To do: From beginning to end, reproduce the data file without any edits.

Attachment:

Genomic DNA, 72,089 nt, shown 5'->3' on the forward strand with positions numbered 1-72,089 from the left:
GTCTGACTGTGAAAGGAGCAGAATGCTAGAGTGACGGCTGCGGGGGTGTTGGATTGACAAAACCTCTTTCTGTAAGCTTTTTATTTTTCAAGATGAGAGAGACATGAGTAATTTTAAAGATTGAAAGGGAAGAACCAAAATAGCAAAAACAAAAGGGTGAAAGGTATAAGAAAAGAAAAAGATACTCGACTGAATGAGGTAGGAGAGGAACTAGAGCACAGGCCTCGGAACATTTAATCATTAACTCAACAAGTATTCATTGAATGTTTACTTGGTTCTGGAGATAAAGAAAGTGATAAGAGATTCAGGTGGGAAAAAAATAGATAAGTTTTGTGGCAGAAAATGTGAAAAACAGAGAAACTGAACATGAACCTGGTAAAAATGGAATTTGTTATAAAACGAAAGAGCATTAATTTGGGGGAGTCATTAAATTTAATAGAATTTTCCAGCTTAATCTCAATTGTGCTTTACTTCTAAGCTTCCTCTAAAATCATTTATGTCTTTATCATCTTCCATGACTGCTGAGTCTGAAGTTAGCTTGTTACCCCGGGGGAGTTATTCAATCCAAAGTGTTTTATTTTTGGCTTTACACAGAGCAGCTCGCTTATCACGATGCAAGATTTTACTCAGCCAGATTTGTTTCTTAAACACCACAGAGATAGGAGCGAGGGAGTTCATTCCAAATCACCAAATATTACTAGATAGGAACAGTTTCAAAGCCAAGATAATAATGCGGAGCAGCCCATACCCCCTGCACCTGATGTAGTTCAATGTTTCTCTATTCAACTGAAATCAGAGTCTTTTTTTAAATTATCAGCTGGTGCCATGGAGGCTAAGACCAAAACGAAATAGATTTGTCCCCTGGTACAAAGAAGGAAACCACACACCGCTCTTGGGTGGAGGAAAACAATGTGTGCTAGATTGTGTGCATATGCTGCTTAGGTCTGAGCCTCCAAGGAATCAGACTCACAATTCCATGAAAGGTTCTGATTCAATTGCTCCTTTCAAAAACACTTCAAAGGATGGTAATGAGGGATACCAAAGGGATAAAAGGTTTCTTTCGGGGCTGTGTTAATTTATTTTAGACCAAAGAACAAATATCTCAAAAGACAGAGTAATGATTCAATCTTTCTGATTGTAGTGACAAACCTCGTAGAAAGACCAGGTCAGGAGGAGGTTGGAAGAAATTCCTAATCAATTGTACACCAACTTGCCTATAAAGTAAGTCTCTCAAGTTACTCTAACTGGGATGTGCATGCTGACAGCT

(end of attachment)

Genomic DNA, 72,089 nt, shown 5'->3' on the forward strand with positions numbered 1-72,089 from the left:
GTCTGACTGTGAAAGGAGCAGAATGCTAGAGTGACGGCTGCGGGGGTGTTGGATTGACAAAACCTCTTTCTGTAAGCTTTTTATTTTTCAAGATGAGAGAGACATGAGTAATTTTAAAGATTGAAAGGGAAGAACCAAAATAGCAAAAACAAAAGGGTGAAAGGTATAAGAAAAGAAAAAGATACTCGACTGAATGAGGTAGGAGAGGAACTAGAGCACAGGCCTCGGAACATTTAATCATTAACTCAACAAGTATTCATTGAATGTTTACTTGGTTCTGGAGATAAAGAAAGTGATAAGAGATTCAGGTGGGAAAAAAATAGATAAGTTTTGTGGCAGAAAATGTGAAAAACAGAGAAACTGAACATGAACCTGGTAAAAATGGAATTTGTTATAAAACGAAAGAGCATTAATTTGGGGGAGTCATTAAATTTAATAGAATTTTCCAGCTTAATCTCAATTGTGCTTTACTTCTAAGCTTCCTCTAAAATCATTTATGTCTTTATCATCTTCCATGACTGCTGAGTCTGAAGTTAGCTTGTTACCCCGGGGGAGTTATTCAATCCAAAGTGTTTTATTTTTGGCTTTACACAGAGCAGCTCGCTTATCACGATGCAAGATTTTACTCAGCCAGATTTGTTTCTTAAACACCACAGAGATAGGAGCGAGGGAGTTCATTCCAAATCACCAAATATTACTAGATAGGAACAGTTTCAAAGCCAAGATAATAATGCGGAGCAGCCCATACCCCCTGCACCTGATGTAGTTCAATGTTTCTCTATTCAACTGAAATCAGAGTCTTTTTTTAAATTATCAGCTGGTGCCATGGAGGCTAAGACCAAAACGAAATAGATTTGTCCCCTGGTACAAAGAAGGAAACCACACACCGCTCTTGGGTGGAGGAAAACAATGTGTGCTAGATTGTGTGCATATGCTGCTTAGGTCTGAGCCTCCAAGGAATCAGACTCACAATTCCATGAAAGGTTCTGATTCAATTGCTCCTTTCAAAAACACTTCAAAGGATGGTAATGAGGGATACCAAAGGGATAAAAGGTTTCTTTCGGGGCTGTGTTAATTTATTTTAGACCAAAGAACAAATATCTCAAAAGACAGAGTAATGATTCAATCTTTCTGATTGTAGTGACAAACCTCGTAGAAAGACCAGGTCAGGAGGAGGTTGGAAGAAATTCCTAATCAATTGTACACCAACTTGCCTATAAAGTAAGTCTCTCAAGTTACTCTAACTGGGATGTGCATGCTGACAGCT